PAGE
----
Consequences of Enabling Others
Why is protecting others from the natural consequences of their decisions a bad thing? Can’t it be helpful? Doesn’t protecting those close to us from the consequences of their behavior demonstrate our love and support for them? Frankly, I used to think so. I thought that enabling a friend’s or family member’s dysfunctional behavior was a way to demonstrate love and support. It’s taken me until my 40s to realize I was wrong. I was doing much more harm than good by enabling destructive behavior of those I care about.
Here’s why enabling – no matter how well-intentioned – is harmful. When we engage in enabling behavior, doing so gets in the way of the learning and development of the person we’re aiming to protect. As humans, when we don’t experience the natural consequences of our actions, we miss a potentially critical opportunity to learn deep down in our bones about the cause-effect dynamic in a specific situation. The association between our behaviors and the consequences of those actions is the essence of what is called operant conditioning. Here we learn important connections between our behavior and either the rewards (i.e., pleasant outcomes) or punishments (i.e., negative outcomes) of those actions. When we enable others’ destructive behaviors by shielding them from the consequences of those behaviors, we remove the motivation that the individual has for changing the problematic behavior. In part, because if they don’t experience the consequences, they don’t associate the behavior with the discomfort that may naturally follow it. In fact, there is some evidence indicating that addictions are learned behavior – learned through operant conditioning.
In fact, the more we enable problematic behavior in those we love, the more we encourage those individuals to be dependent upon us. What’s more, they not only become more dependent upon our enabling efforts, but learn or become conditioned to expect it. Thus, the longer we enable the behavior, the angrier and more frustrated they may be when we finally work to stop enabling their destructive behavior.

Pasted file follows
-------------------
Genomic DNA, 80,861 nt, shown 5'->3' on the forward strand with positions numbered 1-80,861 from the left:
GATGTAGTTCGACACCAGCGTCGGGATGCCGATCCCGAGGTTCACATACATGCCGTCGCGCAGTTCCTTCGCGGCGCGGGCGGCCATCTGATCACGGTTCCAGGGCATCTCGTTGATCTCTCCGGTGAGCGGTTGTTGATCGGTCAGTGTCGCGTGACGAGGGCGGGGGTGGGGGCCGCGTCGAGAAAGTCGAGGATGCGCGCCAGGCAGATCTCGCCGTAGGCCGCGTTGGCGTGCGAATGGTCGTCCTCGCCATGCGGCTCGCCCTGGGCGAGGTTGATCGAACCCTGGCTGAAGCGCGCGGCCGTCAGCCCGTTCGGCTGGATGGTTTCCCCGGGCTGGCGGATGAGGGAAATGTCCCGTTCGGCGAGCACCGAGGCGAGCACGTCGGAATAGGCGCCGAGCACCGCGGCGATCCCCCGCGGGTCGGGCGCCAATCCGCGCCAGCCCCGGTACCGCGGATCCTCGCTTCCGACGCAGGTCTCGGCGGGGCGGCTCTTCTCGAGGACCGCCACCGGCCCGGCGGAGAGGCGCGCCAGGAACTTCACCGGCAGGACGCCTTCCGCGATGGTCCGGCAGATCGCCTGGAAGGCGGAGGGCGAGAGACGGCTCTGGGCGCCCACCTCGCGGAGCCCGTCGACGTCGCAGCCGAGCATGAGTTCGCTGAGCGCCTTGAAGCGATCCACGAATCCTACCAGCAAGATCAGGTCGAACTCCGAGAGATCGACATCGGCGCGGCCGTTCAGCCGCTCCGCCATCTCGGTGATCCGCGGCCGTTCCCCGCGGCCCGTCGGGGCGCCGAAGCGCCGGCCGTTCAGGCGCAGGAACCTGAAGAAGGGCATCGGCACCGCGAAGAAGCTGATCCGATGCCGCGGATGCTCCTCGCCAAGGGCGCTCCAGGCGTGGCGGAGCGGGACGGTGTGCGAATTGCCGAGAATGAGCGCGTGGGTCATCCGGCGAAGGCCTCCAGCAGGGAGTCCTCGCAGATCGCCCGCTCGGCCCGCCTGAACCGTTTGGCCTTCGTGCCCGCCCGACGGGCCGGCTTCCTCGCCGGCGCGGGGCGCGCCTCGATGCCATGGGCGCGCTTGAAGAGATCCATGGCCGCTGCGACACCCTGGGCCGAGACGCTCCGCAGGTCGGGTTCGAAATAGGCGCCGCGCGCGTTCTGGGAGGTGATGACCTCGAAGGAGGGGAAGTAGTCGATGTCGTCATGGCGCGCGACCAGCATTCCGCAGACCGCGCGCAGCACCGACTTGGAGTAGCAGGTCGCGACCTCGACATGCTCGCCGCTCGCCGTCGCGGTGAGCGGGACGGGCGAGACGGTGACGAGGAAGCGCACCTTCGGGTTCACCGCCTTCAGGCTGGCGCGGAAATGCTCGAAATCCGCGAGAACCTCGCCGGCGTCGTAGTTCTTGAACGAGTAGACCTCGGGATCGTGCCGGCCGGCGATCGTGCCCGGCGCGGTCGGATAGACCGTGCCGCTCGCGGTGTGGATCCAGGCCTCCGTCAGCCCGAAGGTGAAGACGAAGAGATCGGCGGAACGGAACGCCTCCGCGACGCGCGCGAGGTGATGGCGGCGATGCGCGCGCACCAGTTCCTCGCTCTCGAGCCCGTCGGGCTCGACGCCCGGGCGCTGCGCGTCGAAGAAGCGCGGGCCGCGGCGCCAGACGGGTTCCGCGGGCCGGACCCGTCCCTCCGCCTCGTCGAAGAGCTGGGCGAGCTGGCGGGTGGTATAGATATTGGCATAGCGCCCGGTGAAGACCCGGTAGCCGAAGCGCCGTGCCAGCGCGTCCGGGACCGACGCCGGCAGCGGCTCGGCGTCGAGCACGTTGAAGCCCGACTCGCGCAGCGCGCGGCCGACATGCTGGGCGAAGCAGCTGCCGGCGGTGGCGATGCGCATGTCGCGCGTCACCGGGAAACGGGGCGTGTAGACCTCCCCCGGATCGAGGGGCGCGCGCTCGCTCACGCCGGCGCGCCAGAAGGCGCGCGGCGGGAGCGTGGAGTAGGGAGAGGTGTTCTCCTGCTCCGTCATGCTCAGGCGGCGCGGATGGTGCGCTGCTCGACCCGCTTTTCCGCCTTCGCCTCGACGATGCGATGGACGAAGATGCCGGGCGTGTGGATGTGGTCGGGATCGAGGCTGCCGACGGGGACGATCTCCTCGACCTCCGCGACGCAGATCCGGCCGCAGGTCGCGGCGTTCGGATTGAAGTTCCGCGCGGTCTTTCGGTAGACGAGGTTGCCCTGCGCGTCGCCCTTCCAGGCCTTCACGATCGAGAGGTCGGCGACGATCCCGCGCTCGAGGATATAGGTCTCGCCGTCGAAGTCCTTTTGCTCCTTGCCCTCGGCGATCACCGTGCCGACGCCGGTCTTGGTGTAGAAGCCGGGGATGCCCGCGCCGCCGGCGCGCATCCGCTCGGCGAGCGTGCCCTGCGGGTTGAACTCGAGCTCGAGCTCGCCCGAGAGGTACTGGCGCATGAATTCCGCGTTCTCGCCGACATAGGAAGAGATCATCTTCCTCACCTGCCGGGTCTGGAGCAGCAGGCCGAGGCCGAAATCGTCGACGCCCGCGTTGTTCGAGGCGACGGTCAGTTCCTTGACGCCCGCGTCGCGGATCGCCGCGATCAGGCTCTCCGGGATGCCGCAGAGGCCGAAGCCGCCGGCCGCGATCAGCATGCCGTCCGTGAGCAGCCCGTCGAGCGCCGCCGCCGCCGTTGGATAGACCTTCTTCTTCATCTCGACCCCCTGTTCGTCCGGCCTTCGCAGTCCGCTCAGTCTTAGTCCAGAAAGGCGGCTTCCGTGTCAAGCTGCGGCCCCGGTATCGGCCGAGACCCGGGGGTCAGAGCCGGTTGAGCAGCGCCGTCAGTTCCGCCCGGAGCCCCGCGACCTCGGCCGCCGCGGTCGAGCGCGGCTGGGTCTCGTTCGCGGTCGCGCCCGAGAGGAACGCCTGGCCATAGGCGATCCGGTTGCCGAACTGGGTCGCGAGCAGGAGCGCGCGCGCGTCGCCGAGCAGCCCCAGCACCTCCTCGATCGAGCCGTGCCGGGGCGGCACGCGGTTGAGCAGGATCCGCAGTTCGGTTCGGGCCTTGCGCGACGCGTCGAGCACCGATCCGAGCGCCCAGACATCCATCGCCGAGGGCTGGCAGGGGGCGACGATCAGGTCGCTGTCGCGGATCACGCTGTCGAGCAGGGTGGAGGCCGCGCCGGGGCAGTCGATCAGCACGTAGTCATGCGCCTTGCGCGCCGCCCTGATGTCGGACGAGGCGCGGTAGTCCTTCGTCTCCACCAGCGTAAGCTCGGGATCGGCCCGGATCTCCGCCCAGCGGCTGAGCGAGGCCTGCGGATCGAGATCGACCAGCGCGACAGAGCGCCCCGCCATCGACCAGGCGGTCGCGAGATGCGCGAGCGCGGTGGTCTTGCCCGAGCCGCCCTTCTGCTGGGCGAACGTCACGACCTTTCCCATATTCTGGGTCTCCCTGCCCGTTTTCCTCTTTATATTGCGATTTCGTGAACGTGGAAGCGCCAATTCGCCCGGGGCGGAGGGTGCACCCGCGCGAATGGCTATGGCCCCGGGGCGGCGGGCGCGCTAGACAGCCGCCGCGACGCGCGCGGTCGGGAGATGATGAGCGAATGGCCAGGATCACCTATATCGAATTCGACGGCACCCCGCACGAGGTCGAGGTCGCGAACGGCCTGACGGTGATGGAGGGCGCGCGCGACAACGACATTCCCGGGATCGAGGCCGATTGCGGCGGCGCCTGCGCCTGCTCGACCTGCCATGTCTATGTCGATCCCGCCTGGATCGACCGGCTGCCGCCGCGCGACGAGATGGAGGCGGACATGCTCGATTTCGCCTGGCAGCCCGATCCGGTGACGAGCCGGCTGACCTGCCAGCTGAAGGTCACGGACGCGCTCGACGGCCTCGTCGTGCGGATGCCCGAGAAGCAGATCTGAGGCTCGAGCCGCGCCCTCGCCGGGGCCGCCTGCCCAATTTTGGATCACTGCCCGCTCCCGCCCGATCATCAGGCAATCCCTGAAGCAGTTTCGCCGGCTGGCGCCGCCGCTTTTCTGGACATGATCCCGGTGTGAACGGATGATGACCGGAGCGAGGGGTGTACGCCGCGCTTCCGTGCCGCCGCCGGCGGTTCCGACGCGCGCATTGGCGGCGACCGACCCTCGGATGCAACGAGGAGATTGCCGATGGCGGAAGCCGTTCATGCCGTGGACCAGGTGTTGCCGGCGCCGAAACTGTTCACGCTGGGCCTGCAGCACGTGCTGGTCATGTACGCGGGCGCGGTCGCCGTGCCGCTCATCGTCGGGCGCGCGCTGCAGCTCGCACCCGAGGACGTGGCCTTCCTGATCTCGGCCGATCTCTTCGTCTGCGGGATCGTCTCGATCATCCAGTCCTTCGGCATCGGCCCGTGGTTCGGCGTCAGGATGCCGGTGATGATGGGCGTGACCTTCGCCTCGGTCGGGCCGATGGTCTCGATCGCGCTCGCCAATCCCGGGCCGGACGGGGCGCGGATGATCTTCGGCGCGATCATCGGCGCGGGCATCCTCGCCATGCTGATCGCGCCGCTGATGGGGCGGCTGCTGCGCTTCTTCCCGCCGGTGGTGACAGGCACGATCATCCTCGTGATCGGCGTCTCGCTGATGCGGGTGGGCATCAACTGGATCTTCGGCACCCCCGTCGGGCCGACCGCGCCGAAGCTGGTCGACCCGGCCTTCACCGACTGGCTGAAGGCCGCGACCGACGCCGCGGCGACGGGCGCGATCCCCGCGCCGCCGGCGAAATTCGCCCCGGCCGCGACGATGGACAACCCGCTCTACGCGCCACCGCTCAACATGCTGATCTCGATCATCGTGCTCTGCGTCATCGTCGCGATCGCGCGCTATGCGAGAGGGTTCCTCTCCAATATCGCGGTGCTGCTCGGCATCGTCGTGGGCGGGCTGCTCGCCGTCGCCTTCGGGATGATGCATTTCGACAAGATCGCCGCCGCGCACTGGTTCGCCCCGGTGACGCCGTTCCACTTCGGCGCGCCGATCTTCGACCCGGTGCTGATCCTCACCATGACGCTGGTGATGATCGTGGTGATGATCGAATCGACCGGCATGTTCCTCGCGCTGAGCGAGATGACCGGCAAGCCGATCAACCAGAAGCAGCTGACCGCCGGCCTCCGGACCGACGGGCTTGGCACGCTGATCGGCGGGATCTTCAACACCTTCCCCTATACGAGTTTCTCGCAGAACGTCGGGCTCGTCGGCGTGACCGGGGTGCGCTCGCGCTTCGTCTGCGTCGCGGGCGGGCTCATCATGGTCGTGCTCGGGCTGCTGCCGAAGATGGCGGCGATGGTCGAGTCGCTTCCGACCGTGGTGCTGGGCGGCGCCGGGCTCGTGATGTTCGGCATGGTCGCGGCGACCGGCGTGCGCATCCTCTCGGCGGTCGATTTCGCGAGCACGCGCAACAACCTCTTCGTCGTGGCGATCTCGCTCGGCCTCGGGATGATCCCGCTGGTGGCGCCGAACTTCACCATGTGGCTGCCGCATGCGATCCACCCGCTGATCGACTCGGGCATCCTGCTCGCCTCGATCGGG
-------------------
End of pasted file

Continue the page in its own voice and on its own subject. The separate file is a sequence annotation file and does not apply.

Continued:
Are You An Enabler?
Some personality traits may lend themselves to encouraging enabling behaviors. Specifically, those who acknowledge that they are inclined to be “people pleasers” are more likely to enable those around them. People pleasers want to be liked (as many of us do), and what better way to be liked than to help someone avoid the unpleasant consequences of their actions? People pleasers may enable problematic behaviors in their pursuit to be liked, to keep the peace, or protect those they love.
It can be deeply challenging to recognize or acknowledge that we are engaging in enabling behaviors. Here are some indicators that may surprise you:
- Enablers avoid conflict to keep the peace.
- Enablers bottle up their emotions.
- Enablers take on the responsibilities of the person they are enabling.
- Enablers consistently come to the rescue of the one they are enabling.
- Enablers do whatever it takes to protect their loved one from pain.
- Enablers treat the one they are enabling like a child.
- Enablers financially support their loved one, even if that person is an adult.
- Enablers persist and believe the current situation is just a phase, despite how long it drags on.
Do you find yourself identifying with a number of these symptoms of enabling behavior? If so, consider what’s driving you to enable the person you love and care for. For some enablers, it is fear – fear of the other person losing their job, getting arrested, or simply being unpleasant to be around because they are frustrated by the consequences of their actions. Or they may fear for the well-being and safety of the person they are enabling. For others, it stems from a desire to be a hero or “white knight.” Still others just want to be helpful and perhaps strongly identify as a helper.
Recognizing that we’re enabling rather than supportive is not fun. Developing an awareness of the harm we’re actually doing is the (scary) first step. Next is to set boundaries that protect, and perhaps others like children, from the other person’s harmful behaviors. Do not expect them to accept these new boundaries willingly, much less happily. Doing so is like cleaning out a closet – things often get messier or worse before they get better. The longer you have enabled a loved one’s destructive behaviors, the angrier and more defiant – even abusive – you can expect them to be. After all, you’ve changed the rules without their permission. You will no longer smooth the path for them. They will have to be responsible for their own behaviors and experience the natural consequences of those actions. That is not a simple, straight, or fun path. However, it is a necessary one for healthy relationships and for all individuals in them to not just survive, but thrive.